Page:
The second set of strategies Γ_{2} (in _{1} to include also strategies corresponding to steps of reasoning in which one (i) tries to establish cooperation even if the opponent defects in the first round and (ii) responds to such attempts by switching to cooperation for a certain number of rounds. We refer to such strategies as ”Convincers” and ”Followers”, respectively.

Finite state machine illustrating the extended strategy set Γ_{2} consisting of the strategies _{i}_{i}_{i}_{i}_{i}_{i}_{i}_{i}_{i}

A Convincer strategy _{k}_{k}

A Follower strategy _{k}_{k}_{k}_{k}_{k}

For the extended strategy set, Γ_{2}, it is straightforward to see that iterated elimination of weakly dominated strategies, starting with those cooperating throughout the game, leads to a Nash equilibrium with only defectors.

For the first strategy set, Γ_{1}, the Nash equilibrium of (_{0}, _{0}) is strict since any player deviating would score less. For the second strategy set, Γ_{2}, this Nash equilibrium is no longer strict as one of the players could switch to a Follower strategy, still defecting and scoring the same. For the first strategy set, the NE is unique, but for the second one that is not necessarily the case. Since backward induction still applies in the second set, we know that any NE is characterized by defection only, which can be represented by a pair (_{0}, _{k}_{0} player cannot gain by switching to _{k}_{−}_{1} (or to _{2} if _{0}, _{k}_{j}_{k}

This means that in a part of the payoff parameter region, for _{0}, _{0}). This illustrates the fact that in the NE one can switch from a pure defector to a Follower without reducing the payoff. If this happens under genetic drift in evolutionary dynamics, the situation may change so that Convincers may benefit and cooperation can emerge.

The dynamic behaviour and the stability properties of the fixed points are investigated both analytically and numerically, for the two strategy sets presented in _{N}_{i}_{k}_{k}

Realisations of the evolutionary dynamics, Equation (3), for both the simple and the extended strategy sets are shown in

Illustration of the dynamics for a particular game (P=0.2, T=1.33) for 10-round Repeated Prisoners’ Dilemma (_{0}, ..., _{10}). Below: the extended strategy set, which includes also Convincers (_{2}, ..., _{10}) and Followers (_{2}, ..., _{10}). When lowering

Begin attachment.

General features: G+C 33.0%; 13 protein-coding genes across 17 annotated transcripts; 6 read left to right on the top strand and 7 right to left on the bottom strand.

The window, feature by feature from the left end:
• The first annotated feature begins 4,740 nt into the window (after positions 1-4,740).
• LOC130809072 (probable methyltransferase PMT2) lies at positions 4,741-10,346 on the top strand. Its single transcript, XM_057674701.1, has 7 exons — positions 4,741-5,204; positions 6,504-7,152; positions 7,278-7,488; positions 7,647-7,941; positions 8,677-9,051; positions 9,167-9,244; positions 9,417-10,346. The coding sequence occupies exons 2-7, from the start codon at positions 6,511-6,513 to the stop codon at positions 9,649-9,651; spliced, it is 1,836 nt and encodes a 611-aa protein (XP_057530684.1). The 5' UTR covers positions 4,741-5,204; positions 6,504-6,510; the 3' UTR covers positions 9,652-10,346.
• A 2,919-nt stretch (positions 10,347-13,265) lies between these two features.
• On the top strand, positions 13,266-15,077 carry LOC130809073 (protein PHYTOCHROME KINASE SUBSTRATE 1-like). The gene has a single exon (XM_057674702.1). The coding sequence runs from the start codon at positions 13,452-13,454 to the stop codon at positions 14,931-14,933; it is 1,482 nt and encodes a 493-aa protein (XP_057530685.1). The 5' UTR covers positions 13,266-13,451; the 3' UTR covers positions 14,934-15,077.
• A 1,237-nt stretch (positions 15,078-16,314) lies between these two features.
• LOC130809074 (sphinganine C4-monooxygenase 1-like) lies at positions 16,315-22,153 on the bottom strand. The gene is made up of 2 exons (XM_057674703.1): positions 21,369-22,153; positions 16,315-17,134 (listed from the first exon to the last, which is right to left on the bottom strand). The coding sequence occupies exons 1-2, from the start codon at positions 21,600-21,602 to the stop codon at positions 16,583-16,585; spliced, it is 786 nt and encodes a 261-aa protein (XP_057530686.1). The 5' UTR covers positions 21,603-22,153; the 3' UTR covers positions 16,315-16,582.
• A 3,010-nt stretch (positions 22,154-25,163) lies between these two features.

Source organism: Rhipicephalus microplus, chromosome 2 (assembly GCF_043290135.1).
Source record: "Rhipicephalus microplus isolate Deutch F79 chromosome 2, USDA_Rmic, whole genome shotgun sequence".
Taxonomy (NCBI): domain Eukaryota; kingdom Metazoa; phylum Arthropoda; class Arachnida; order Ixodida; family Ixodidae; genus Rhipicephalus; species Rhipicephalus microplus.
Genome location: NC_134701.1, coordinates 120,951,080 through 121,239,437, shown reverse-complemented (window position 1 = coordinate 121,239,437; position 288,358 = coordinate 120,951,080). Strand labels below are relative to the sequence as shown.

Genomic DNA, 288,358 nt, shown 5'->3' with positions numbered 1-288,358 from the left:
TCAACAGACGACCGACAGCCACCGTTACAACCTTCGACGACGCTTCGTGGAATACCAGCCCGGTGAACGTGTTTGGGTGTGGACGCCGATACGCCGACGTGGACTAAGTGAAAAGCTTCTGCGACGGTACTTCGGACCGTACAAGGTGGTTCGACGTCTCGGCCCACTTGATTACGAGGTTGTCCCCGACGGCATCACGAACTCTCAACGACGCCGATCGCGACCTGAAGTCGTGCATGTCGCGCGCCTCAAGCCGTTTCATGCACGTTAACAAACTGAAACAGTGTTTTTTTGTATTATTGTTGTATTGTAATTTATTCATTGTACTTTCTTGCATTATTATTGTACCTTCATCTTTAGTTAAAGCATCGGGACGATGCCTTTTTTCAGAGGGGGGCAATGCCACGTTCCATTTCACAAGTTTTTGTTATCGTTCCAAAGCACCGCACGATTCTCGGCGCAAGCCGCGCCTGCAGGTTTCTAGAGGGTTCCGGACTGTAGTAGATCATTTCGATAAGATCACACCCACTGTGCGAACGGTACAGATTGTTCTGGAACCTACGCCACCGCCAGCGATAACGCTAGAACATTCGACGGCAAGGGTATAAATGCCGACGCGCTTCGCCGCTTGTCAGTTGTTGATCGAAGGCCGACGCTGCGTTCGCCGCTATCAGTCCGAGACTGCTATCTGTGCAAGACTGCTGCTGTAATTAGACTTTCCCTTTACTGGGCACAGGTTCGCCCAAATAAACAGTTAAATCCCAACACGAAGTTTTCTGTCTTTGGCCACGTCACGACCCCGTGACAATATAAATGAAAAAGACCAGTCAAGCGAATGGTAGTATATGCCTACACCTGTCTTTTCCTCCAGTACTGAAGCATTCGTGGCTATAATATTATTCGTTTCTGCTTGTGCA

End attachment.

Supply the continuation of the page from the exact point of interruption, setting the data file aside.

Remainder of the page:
First, we consider the case with the simple strategies (_{0}, ..., _{10}) in _{10} players, the dynamics will, for both levels of mutation rate, lead to a gradual unraveling of cooperation to a point where _{0}, full defection, dominates the population. The first step of this unraveling occurs because _{9} defecting in the final round will have higher payoff than _{10}. At this stage _{0} is much worse off, but the population goes through a series of transitions which reminds of a backward induction process. This can also be seen in terms of average payoff, as illustrated in ^{−}^{12}, there is no re-appearance of cooperation. When the mutation rate gets too low, strategies other than defection are kept on a level that is too low to promote further cooperation. This demonstrates that the mutation rate can affect whether cooperation re-appears or not.

Second, we consider the case with extended strategies (the 3_{0}, ..._{10}, _{2}, ..., _{10}, _{2}, ..., _{10}) shown at the bottom of

In the next section, we will investigate the dynamics and the stability characteristics of both the simple and the extended strategy sets in detail, varying the payoff parameters over the full ranges, and investigating the behaviour in the limit of diminishing mutation rate.

We now turn to examine the existence of stable fixed points in the dynamics for low mutation rates. For the simple strategy set the following proposition holds.

_{1}, the fixed point associated with the Nash equilibrium, dominated by strategy _{0}, is stable under the replicator-mutation dynamics, if the mutation rate is sufficiently small (but positive).

Numerical analysis showing which games have stable fixed points. Stable fixed points have been found to the right of a given line, at which they disappear if

Our results for the extended strategy set, Γ_{2}, are based on numerical investigations: by using an eigenvalue analysis of the Jacobian of the replicator-mutation dynamics, Equation (3), we determine for which parameters

This stability analysis over the parameter space and the results are presented for different lengths of the game in

Note from the discussion in